BANDELIER NATIONAL MONUMENT NEWS
One of the signs of spring in the Jemez Mountains is deer and elk shedding their antlers. People like to collect these “sheds”, which is fine on private land or areas administered by the Bureau of Land Management or the US Forest Service. However, it is illegal within Valles Caldera National Preserve, Bandelier National Monument, and other National Park Service areas.
The National Park Service was established in 1916 and administers NPS lands using the 36 Code of Federal Regulations. The 36 Code of Federal Regulations prohibits the removal of any park property, which includes antlers, bones, or skulls, as well as rocks, flowers, and artifacts like arrowheads, potsherds, or old bottles and cans, etc. Anyone caught collecting, disturbing or removing antlers or other items protected by law in Bandelier or Valles Caldera Preserve can be fined, or even barred from the area for life.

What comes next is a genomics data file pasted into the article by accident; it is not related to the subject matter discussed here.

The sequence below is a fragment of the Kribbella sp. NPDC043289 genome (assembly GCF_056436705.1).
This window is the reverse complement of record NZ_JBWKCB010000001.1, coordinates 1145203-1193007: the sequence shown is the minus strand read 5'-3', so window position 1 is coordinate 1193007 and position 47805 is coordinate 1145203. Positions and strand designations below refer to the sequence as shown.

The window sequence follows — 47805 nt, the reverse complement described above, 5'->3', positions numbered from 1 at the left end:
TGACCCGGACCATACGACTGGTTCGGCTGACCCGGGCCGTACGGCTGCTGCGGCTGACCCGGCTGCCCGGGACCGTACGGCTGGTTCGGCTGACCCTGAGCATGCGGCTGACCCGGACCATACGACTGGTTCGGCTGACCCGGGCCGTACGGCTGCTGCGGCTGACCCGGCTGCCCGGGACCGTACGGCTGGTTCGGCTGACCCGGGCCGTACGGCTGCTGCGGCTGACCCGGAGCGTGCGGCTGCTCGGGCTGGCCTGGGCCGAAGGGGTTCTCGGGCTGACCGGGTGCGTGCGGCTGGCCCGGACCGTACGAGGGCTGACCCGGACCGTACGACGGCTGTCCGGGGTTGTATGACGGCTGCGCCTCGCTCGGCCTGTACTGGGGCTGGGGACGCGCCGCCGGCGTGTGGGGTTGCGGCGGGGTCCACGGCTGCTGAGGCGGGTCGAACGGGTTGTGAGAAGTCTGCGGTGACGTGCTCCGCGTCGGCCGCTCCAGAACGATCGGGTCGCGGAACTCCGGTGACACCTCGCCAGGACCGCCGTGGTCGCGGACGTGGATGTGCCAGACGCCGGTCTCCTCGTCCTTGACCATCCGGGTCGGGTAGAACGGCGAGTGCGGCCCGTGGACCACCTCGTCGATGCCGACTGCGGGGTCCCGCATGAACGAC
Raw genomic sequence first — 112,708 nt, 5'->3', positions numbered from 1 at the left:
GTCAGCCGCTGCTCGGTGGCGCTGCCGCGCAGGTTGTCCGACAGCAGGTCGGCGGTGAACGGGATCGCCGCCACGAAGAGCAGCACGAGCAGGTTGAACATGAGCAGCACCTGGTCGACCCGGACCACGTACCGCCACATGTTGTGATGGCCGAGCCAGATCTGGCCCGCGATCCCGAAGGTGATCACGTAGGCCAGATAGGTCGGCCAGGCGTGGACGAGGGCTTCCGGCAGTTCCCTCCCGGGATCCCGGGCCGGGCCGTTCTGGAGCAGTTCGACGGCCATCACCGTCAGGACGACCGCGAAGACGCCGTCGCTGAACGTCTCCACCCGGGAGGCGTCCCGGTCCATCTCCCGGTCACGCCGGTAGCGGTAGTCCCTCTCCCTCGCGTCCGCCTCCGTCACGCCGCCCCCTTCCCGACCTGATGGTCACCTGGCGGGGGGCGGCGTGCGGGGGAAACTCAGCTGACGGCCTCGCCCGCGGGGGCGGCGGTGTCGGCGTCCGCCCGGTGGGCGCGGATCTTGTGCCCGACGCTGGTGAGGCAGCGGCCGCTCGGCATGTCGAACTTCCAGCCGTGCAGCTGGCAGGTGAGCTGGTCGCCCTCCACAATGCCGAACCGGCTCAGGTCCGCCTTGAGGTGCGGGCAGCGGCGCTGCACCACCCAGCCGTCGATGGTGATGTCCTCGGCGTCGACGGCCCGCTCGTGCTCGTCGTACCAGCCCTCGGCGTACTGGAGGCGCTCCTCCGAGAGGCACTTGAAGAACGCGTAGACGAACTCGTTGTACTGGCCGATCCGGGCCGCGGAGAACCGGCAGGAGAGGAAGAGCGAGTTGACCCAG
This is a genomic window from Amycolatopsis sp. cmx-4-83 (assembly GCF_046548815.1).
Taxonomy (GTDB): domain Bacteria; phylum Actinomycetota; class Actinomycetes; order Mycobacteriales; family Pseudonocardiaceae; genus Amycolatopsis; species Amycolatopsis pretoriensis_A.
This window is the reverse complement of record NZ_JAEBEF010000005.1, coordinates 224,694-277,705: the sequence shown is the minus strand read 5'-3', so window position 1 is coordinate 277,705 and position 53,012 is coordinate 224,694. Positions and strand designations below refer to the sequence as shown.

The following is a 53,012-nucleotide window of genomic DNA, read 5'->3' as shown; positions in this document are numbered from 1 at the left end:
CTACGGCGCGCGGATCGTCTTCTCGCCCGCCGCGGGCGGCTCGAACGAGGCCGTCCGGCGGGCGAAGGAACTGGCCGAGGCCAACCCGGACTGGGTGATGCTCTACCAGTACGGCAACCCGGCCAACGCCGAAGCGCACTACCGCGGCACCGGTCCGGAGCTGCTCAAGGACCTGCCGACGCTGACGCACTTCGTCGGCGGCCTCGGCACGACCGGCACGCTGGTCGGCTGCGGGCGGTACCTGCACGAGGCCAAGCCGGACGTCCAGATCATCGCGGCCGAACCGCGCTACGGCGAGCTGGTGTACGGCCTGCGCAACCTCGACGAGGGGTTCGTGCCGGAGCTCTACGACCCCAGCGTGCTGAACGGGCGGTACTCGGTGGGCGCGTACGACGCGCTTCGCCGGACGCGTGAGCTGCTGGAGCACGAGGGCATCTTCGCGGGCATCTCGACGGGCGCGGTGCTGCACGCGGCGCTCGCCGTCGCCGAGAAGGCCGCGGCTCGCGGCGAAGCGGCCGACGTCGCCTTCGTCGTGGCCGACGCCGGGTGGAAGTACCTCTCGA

National park units are considered “living museums,” where everything in the park is important to the story that is told there or to the natural functioning of the park’s ecosystem. Shed antlers left on the ground provide an important source of minerals for many small animals. Antlers are bone and are mainly composed of calcium. Humans need calcium to keep their bones and teeth strong and growing normally; as do wild animals. Humans eat a variety of foods, like milk, cheese, ice cream, and leafy green vegetables, to get the calcium they need. For wildlife, calcium is harder to obtain. Small mammals, like mice, voles, chipmunks, and ground squirrels, get calcium by gnawing on shed antlers and animal bones. Antlers left on the ground help these animals survive.
Although the gathering of a few antlers is thought to have little real impact on a park, with thousands of visitors coming to an area, or perhaps a few people illegally gathering quantities of antlers for commercial purposes, the effect can be large. As one park official said, ”The unchecked collection of hundreds of pounds of antlers can make a difference to wildlife that depend on them, and their absence takes away from the wild character of the park that visitors come to enjoy. Physically and philosophically, it does make a real difference.”
Bandelier National Monument and Valles Caldera want your help in protecting resources on your National Park lands. If you see or are aware of illegal activity occurring on National Park Service lands, please call the Bandelier and Valles Caldera Crime Tip Line at (505) 709-0077.